During the chilly season when most of the gardens and orchards on the farm lie dormant, it is the stones that do all the talking.

Stone appreciation is an acquired taste, much like developing a palate for wine or olives. Rocks and stones are the building blocks of gardens and agriculture – rocks ultimately decompose to soil, meaning that soil is just rock in a different form. Plants, of course, need soil to grow. This in turn means that what we eat in the form of is indirectly linked to the soil they grow in. Agriculture and gardening depend on soil and so, ultimately, does our whole existence.

Sometimes, huge rocks are turned into beautiful sculptures by elements of nature such as water and wine. These rocks touch the human soul. They are often landmarks scattered around a landscape, beacons that help the people of the land determine time and direction.

Rock formations or sculptures in gardens can also make an important aesthetic statement in our gardens, like the rocks in our indigenous fragrance garden that represent four arid regions in South Africa. In our Cycad garden, a large rock shaped like our continent creates a moment of pause before you wander among the ancient trees. There is a quiet wisdom that we sometimes sense in the presence of rocks. Earlier civilisations have different words to describe this phenomenon, and they sound eerily alike! In the East, this magical power is described as qi (pronounced “chi”), and in the Kalahari, the San word for rock magic is !gi. Rocks have a way of rendering us both breathless and speechless. Some might say that a rock without qi is just a stone.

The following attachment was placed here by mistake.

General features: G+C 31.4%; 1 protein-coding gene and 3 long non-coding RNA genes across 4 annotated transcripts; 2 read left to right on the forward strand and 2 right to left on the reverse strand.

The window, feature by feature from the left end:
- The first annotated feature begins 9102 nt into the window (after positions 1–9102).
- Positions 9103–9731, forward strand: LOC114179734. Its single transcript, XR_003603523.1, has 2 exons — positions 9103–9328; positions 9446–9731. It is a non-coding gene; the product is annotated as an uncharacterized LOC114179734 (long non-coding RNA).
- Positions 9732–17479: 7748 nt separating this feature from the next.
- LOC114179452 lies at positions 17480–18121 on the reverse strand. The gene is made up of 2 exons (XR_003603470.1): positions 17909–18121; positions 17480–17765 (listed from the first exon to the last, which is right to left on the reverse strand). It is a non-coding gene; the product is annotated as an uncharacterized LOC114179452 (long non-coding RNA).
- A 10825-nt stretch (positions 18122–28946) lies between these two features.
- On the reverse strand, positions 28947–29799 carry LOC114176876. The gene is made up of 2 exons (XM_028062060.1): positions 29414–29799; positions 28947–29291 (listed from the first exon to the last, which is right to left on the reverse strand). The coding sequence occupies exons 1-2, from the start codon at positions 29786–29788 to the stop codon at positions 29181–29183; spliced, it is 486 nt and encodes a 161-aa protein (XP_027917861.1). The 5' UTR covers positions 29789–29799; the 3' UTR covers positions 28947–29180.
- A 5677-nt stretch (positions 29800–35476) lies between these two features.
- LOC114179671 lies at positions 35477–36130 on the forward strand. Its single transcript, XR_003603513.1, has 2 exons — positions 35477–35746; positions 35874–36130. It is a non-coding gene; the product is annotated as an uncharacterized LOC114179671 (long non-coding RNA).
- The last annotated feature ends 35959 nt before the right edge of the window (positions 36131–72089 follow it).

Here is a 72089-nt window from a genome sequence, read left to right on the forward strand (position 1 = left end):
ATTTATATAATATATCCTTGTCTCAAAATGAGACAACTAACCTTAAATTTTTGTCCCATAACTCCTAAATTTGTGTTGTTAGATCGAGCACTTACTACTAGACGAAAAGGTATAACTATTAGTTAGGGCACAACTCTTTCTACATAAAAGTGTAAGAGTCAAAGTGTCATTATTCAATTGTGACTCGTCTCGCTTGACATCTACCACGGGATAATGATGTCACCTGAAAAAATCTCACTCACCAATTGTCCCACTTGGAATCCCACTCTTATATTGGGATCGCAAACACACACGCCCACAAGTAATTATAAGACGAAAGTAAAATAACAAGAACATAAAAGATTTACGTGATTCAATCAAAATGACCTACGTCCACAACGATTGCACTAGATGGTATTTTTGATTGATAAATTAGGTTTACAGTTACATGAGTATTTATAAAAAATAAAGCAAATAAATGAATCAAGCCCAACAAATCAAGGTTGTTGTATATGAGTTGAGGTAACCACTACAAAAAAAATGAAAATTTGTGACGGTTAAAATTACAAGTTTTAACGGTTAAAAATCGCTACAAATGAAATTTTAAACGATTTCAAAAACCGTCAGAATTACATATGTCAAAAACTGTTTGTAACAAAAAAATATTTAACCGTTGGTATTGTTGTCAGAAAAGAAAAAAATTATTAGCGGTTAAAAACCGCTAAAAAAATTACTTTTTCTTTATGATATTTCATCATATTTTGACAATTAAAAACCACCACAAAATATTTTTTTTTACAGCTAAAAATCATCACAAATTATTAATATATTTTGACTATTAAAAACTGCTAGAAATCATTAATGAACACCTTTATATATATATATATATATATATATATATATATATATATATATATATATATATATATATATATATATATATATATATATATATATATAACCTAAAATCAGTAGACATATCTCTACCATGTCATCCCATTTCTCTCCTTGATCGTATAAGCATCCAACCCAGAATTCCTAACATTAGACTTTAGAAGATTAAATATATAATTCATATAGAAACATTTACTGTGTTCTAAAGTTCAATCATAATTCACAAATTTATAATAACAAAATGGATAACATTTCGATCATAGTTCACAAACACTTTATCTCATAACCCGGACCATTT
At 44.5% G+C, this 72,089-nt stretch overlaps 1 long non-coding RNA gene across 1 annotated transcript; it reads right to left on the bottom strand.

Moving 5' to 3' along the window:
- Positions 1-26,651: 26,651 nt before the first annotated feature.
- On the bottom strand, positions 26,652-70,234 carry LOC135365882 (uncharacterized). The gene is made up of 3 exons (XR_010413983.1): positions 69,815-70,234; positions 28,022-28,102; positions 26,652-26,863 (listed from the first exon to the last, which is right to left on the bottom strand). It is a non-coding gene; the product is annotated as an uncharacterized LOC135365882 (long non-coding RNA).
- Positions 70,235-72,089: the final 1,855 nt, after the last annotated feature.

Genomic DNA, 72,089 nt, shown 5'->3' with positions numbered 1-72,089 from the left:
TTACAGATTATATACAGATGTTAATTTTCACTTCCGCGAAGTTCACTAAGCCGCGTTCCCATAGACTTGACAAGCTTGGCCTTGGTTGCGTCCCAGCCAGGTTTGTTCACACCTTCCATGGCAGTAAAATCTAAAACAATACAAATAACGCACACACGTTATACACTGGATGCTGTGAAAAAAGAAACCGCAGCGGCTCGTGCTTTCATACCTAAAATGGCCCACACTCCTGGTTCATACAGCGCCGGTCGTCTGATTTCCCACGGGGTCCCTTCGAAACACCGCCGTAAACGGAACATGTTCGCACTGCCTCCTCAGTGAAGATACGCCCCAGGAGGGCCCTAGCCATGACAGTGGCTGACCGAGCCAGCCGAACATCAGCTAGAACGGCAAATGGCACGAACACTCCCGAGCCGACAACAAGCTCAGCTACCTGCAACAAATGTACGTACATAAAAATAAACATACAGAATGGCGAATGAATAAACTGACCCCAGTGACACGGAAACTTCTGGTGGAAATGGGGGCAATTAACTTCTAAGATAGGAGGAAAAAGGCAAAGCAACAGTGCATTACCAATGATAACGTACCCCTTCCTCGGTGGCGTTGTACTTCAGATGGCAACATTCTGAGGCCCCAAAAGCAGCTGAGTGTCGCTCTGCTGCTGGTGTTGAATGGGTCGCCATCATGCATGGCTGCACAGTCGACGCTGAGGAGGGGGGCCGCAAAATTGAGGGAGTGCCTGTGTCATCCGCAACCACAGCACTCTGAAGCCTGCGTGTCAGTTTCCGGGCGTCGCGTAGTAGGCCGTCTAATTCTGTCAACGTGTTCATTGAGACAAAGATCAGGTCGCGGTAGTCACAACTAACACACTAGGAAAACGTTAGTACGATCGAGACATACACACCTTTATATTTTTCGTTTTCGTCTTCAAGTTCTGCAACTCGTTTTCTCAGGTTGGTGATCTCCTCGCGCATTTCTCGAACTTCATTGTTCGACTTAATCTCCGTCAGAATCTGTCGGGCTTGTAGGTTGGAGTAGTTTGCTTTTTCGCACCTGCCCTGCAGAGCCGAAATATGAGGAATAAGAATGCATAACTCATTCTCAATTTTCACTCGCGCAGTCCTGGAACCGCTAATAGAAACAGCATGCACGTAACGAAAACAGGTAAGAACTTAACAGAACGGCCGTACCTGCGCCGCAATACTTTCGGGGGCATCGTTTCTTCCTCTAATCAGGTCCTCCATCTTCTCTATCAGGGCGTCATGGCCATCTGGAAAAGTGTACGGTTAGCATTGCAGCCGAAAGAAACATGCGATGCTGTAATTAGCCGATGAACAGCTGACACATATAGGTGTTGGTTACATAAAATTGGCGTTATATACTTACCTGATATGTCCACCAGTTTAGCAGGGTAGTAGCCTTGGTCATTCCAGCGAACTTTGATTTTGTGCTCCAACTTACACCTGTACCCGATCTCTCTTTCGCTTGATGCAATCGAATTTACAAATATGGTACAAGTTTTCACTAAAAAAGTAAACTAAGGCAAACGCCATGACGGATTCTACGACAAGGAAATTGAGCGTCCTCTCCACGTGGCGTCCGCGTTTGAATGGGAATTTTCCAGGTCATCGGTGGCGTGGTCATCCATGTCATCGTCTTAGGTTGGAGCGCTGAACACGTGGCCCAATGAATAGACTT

In the Puff Adder

This new display celebrates rocks and stones that are typical of the South African landscape. Sourced from far and wide, our collection of rocks includes 19 of the geological groups that define our farm and surrounding regions. With this collection, we celebrate their importance in agriculture and ornamental gardens, as well as their role in shaping our history. Each stone has been carefully examined, its every curve explored, before being selected by a panel of experts for our collection.

We have invited five knowledgeable experts to participate in the exhibition: well-known geologists, Nick Norman and Jurie Viljoen have identified and described the rocks; Anso le Roux, an ecologist, helped with planning and supply of rock types; Willem Pretorius has looked at the various forms as artwork and Rene Rust and Jan van der Poll have contributed insights into the archaeology, with the different rock types down the ages. It is a celebration of nature’s artistry, so be sure to bring the kids!

Old Bullfrog

Another novel addition to the farm with a rocky story is the Old Bullfrog (Ou Brulparra). The area next to Babel and the hotel reception has been transformed into a water wonderland to delight children. The new splash spiral, named Old Bullfrog, features lizards and amphibians and a big bullfrog at its centre, spouting water and providing endless fun for young ones. An intricate labyrinth pattern has been created using hand-laid pebbles in different colours, leading littles all the way to the center where Old Bullfrog and his spurts of cool water await small water-boot clad feet.

As with developing a palate for olives, appreciating the importance of rocks is best cultivated from a young age.